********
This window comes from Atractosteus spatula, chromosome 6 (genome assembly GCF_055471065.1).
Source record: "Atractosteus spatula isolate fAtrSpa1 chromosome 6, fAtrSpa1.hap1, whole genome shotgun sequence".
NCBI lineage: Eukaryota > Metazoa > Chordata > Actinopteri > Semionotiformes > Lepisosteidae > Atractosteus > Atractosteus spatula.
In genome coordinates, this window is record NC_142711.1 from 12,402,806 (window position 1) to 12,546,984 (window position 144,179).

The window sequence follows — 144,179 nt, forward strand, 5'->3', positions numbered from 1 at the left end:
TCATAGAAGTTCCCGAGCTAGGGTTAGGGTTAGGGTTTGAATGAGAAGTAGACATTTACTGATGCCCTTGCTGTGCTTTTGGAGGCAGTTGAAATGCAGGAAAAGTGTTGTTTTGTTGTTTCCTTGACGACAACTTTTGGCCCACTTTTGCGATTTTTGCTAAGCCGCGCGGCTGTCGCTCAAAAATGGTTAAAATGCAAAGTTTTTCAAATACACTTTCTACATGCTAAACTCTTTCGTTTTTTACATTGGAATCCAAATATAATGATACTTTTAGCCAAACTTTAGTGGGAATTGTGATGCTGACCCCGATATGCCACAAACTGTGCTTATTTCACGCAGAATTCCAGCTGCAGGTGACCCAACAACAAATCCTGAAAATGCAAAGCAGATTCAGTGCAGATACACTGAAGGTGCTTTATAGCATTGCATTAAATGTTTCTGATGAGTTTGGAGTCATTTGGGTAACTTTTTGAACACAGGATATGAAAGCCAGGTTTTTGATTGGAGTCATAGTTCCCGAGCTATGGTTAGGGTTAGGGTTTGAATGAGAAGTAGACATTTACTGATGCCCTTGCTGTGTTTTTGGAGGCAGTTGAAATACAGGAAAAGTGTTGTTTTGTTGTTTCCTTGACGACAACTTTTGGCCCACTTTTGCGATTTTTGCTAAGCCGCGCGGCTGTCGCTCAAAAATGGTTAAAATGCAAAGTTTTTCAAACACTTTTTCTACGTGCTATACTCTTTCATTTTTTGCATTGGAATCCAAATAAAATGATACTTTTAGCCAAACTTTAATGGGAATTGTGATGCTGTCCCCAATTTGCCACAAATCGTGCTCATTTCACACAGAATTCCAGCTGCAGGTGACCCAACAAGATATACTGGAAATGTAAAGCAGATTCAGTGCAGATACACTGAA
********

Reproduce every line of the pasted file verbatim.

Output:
This window comes from Atractosteus spatula, chromosome 6 (genome assembly GCF_055471065.1).
Source record: "Atractosteus spatula isolate fAtrSpa1 chromosome 6, fAtrSpa1.hap1, whole genome shotgun sequence".
NCBI lineage: Eukaryota > Metazoa > Chordata > Actinopteri > Semionotiformes > Lepisosteidae > Atractosteus > Atractosteus spatula.
In genome coordinates, this window is record NC_142711.1 from 12,402,806 (window position 1) to 12,546,984 (window position 144,179).

The window sequence follows — 144,179 nt, forward strand, 5'->3', positions numbered from 1 at the left end:
TCATAGAAGTTCCCGAGCTAGGGTTAGGGTTAGGGTTTGAATGAGAAGTAGACATTTACTGATGCCCTTGCTGTGCTTTTGGAGGCAGTTGAAATGCAGGAAAAGTGTTGTTTTGTTGTTTCCTTGACGACAACTTTTGGCCCACTTTTGCGATTTTTGCTAAGCCGCGCGGCTGTCGCTCAAAAATGGTTAAAATGCAAAGTTTTTCAAATACACTTTCTACATGCTAAACTCTTTCGTTTTTTACATTGGAATCCAAATATAATGATACTTTTAGCCAAACTTTAGTGGGAATTGTGATGCTGACCCCGATATGCCACAAACTGTGCTTATTTCACGCAGAATTCCAGCTGCAGGTGACCCAACAACAAATCCTGAAAATGCAAAGCAGATTCAGTGCAGATACACTGAAGGTGCTTTATAGCATTGCATTAAATGTTTCTGATGAGTTTGGAGTCATTTGGGTAACTTTTTGAACACAGGATATGAAAGCCAGGTTTTTGATTGGAGTCATAGTTCCCGAGCTATGGTTAGGGTTAGGGTTTGAATGAGAAGTAGACATTTACTGATGCCCTTGCTGTGTTTTTGGAGGCAGTTGAAATACAGGAAAAGTGTTGTTTTGTTGTTTCCTTGACGACAACTTTTGGCCCACTTTTGCGATTTTTGCTAAGCCGCGCGGCTGTCGCTCAAAAATGGTTAAAATGCAAAGTTTTTCAAACACTTTTTCTACGTGCTATACTCTTTCATTTTTTGCATTGGAATCCAAATAAAATGATACTTTTAGCCAAACTTTAATGGGAATTGTGATGCTGTCCCCAATTTGCCACAAATCGTGCTCATTTCACACAGAATTCCAGCTGCAGGTGACCCAACAAGATATACTGGAAATGTAAAGCAGATTCAGTGCAGATACACTGAA